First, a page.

Style gets a bad rap. Imagine the most stirring script drably shot: it wouldn’t land. And think of how a bold filmmaking technique can elevate a barebones script. Indeed, style might be more important than substance. But the more likely answer is they are inextricable.
In Asteroid City, director Wes Anderson takes his style to new heights. It certainly won’t swing the Anderson agnostics: if you’ve been irked before, you’ll be irked again.
My biggest gripe used to be the emotional content of his films — or the lack thereof. “That’s style over substance,” I blundered. But now getting annoyed with this emotional flatness strikes me not just absurd, but also wrong. It’s like complaining that Tarantino is too violent, or Succession is too wordy.
Asteroid City keeps flagging up its own artifice. The main narrative is a play within in a film. Set in 1955, it concerns a vast array of characters converging on the titular city, a desert town located in the American Southwest, thusly named as it was the sight of a meteorite landing
Here, the military is testing nuclear weapons while youngsters arrive for a sort of Young Scientist award for “brainiacs”, the annual Junior Stargazers’ prize-giving ceremony. There is magnetism between two junior stargazers, Dinah (Edwards) and Woodrow (Ryan). There’s also a frisson between their respective single parents: Dinah’s actress mother, Midge (Johansson playing a character reminiscent of Marilyn Monroe), and Augie (Schwartzman as a wartime photographer). Augie has recently been made a widower — Margot Robbie plays his wife in a fleeting role in a film full of them — and Augie’s yet to tell Woodrow that his mother’s died.
Then, at the halfway point, there’s a seismic event: a visitation from a delightfully bashful extraterrestrial. A genuine sense of wonder seizes the film. Since this world is so resolutely artificial, the arrival of this stop-motion alien, though it wouldn’t look out of place in Wallace And Gromit, feels real because its continuous with this ersatz world.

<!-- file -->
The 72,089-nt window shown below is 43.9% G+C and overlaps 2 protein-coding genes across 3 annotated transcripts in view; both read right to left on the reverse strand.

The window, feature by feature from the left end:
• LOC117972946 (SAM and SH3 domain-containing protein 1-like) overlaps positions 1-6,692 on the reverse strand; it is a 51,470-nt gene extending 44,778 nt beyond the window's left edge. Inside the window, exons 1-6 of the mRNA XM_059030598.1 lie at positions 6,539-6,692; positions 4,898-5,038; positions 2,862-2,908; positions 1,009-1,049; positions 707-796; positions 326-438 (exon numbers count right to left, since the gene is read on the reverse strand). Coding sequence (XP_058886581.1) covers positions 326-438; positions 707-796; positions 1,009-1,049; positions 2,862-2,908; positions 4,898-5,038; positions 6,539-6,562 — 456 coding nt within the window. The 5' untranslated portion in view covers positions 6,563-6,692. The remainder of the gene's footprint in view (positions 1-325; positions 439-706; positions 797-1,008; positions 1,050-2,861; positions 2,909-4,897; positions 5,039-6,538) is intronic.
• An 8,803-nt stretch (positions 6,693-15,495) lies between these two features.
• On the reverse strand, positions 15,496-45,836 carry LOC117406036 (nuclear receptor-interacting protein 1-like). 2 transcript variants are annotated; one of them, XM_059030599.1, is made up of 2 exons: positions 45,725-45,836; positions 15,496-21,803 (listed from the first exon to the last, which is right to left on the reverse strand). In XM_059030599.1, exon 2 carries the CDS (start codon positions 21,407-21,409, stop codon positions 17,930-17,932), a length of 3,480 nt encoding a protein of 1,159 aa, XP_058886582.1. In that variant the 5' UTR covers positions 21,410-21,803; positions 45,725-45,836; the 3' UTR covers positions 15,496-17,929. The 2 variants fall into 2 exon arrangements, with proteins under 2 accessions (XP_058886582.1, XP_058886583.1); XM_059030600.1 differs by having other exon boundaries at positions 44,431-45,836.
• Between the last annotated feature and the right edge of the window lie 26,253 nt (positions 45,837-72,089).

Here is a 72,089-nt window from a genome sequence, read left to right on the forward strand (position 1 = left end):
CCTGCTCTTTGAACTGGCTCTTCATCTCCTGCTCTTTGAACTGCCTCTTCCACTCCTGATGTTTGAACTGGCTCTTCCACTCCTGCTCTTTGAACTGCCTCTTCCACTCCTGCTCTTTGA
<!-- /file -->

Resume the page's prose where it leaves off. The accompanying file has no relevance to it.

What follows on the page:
This development is ironically amusing as Anderson’s characters act like aliens themselves. But aloofness doesn’t mean someone lacks emotion. The actors’ flatness of affect flies in the face of the usual over-emoting melodramas we’re used to. Beneath the hilariously deadpan surface, there’s a wellspring of emotion. Though Anderson ironises everything, it doesn’t mean these subterranean emotions are insincere. He refrains from signposting how we should feel. Even the strongest emotional beats are breezed past, and met with a Gen X shrug. The repressed characters sometimes overshare, but are emotionally undemonstrative. Their pains are incidental, but no less real for it.
Anderson’s comedies are about tone. They’re about world-building, not about building a film around one actor’s star wattage — this prodigious lineup of actors seems happy to fall in line for Anderson’s vision, however incidental their part is. I prefer Anderson in this wide-ranging register, with lots going on, like in his previous portmanteau, The French Dispatch, which, though it had its detractors, I loved for its overwhelming scale. Here, you get the scope of a whole community.
There are times when Anderson’s reach exceeds his grasp. The framing device involving Conrad Earp (Norton), the playwright behind this story, feels underdeveloped. Nevertheless, there’s a thrillingly anarchic sense that anything can happen: at one point Augie walks off the set to ask the play’s director (Brody) if he’s playing Augie right.
What with its obsessive detail and symmetry, this is quintessential Anderson, but, most gratifyingly of all, he’s still trying to outdo himself, taking his inimitable aesthetic to new reaches of his imagination.
Words: Rory Kiberd
Illustrator: Harith Mohd Farid
Director: Wes Anderson
Release Date: June 23